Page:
• Fruits and vegetables
    ◦ Soybeans
    ◦ Broccoli
    ◦ Collard greens
    ◦ Kale
    ◦ Oranges
  • Dairy products
    ◦ Yoghurt (plain, low-fat, or Greek)
    ◦ Ricotta
    ◦ Skim milk
    ◦ Cheese (Mozzarella or cheddar)
    ◦ Cottage cheese
  • Fortified foods
    ◦ Orange juice and other fruit juices, fortified
    ◦ Tofu (prepared with calcium)
    ◦ Cereal
    ◦ Oatmeal
    ◦ Plant-based milks (e.g., soy or almond)


Vitamin D-rich foods include the following:

  • Seafood
    ◦ Sardines
    ◦ Tuna
    ◦ Salmon
  • Meat and poultry products
    ◦ Liver of beef
    ◦ Liver of beef
    ◦ ground beef
  • Vegetables
    ◦ White and portabella mushrooms
  • Milk and dairy products
    ◦ Cheddar cheese
    ◦ Milk with added vitamin D
  • Other
    ◦ Cod liver oil
    ◦ Eggs
    ◦ Cereals fortified with vitamin D
    ◦ Plant-based milks (e.g., soy, almond, and oat), fortified with vitamin D


Sunlight exposure is another source of vitamin D.


 Foods to avoid with Addison’s disease

A long-term use of steroid medications makes people with Addison’s disease highly likely to develop obesity and osteoporosis. As a result, some foods should be avoided or consumed with caution. These are some examples of such foods:

  • Black tea
  • Green tea
  • Coffee
  • Bananas and oranges
  • Salt substitutes
  • Alcohol
  • Foods containing high sugar and fats (e.g., chips)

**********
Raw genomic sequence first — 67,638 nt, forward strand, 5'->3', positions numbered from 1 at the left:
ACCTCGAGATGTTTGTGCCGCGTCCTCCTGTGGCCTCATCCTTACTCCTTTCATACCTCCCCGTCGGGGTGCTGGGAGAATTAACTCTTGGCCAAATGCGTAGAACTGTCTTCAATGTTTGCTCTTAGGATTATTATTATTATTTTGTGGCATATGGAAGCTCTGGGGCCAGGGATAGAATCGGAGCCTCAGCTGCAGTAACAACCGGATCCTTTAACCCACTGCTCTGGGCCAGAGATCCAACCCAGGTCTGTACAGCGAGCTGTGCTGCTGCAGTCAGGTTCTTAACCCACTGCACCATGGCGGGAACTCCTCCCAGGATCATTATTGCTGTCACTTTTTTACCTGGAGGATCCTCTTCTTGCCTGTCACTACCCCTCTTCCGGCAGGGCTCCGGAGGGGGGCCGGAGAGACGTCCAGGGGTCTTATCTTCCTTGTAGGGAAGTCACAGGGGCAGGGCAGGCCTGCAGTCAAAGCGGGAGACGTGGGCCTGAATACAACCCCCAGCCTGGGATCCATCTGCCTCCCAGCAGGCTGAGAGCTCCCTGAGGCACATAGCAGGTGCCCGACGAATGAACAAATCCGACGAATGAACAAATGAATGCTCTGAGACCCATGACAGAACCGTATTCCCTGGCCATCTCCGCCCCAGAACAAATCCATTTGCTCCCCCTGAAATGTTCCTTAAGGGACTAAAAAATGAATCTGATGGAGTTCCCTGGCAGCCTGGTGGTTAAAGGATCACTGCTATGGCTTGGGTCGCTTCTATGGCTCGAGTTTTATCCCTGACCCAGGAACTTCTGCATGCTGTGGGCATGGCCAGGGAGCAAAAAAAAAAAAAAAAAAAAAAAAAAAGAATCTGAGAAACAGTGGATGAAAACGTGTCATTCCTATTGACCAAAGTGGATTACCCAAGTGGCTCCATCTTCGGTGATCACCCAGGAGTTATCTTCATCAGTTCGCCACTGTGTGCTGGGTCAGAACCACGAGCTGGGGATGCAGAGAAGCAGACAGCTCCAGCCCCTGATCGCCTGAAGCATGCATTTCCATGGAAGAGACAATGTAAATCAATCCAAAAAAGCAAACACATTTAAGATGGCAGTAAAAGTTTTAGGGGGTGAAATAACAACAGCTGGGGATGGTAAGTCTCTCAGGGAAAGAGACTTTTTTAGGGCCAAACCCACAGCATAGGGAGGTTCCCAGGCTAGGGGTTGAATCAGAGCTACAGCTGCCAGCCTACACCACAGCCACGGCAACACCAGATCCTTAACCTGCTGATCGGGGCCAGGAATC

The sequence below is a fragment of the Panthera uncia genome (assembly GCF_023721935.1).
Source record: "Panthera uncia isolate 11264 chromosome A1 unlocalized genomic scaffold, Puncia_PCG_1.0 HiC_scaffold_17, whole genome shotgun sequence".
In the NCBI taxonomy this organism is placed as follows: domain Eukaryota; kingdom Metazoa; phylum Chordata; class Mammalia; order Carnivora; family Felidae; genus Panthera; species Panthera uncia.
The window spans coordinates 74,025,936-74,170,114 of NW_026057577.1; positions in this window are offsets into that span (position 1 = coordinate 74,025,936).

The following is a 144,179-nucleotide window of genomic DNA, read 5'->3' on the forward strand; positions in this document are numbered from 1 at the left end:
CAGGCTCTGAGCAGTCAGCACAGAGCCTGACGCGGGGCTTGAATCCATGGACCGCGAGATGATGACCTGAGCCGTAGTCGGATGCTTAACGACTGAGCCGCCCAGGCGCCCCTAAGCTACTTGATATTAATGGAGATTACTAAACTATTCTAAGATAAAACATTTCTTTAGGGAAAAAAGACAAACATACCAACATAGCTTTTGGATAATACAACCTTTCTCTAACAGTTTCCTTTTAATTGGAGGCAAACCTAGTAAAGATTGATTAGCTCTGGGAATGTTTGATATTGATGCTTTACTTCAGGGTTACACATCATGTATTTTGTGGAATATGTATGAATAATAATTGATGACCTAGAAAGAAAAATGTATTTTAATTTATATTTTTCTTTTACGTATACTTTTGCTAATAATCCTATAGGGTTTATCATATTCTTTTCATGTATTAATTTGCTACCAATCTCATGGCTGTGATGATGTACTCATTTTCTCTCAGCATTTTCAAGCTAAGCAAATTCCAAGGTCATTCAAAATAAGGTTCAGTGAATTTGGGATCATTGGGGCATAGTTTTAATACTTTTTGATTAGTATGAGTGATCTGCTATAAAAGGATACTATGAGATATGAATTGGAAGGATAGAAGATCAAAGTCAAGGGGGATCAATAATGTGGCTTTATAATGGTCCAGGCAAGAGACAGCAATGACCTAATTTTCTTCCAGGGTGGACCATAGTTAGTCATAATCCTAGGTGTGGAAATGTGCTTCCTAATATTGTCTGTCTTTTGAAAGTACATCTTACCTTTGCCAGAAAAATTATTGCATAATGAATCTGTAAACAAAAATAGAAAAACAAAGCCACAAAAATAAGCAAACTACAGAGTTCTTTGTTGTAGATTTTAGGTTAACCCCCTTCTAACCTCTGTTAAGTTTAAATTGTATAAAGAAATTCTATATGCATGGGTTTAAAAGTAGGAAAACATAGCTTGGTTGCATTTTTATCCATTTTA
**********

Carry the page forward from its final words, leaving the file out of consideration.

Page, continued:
In studies, some foods have been shown to raise the likelihood of osteoporosis and are advised to be avoided in Addison’s disease. Examples of these foods include:

  • Refined grains
  • Soft drinks
  • Processed meats
  • Fried foods
  • Desserts


In conclusion, Addison’s disease is a rare, chronic condition that occurs when the adrenal glands do not produce adequate amounts of the hormones, especially aldosterone and cortisol. While there is no specific diet that can cure Addison’s disease, certain dietary changes can help manage the symptoms and prevent complications. Salt intake, protein intake, and hydration as well as eating balanced meals that include a variety of fruits and vegetables are important measures for people with Addison’s disease. It’s important to work with a healthcare professional and a registered dietitian to determine the best dietary approach for an individual’s specific needs.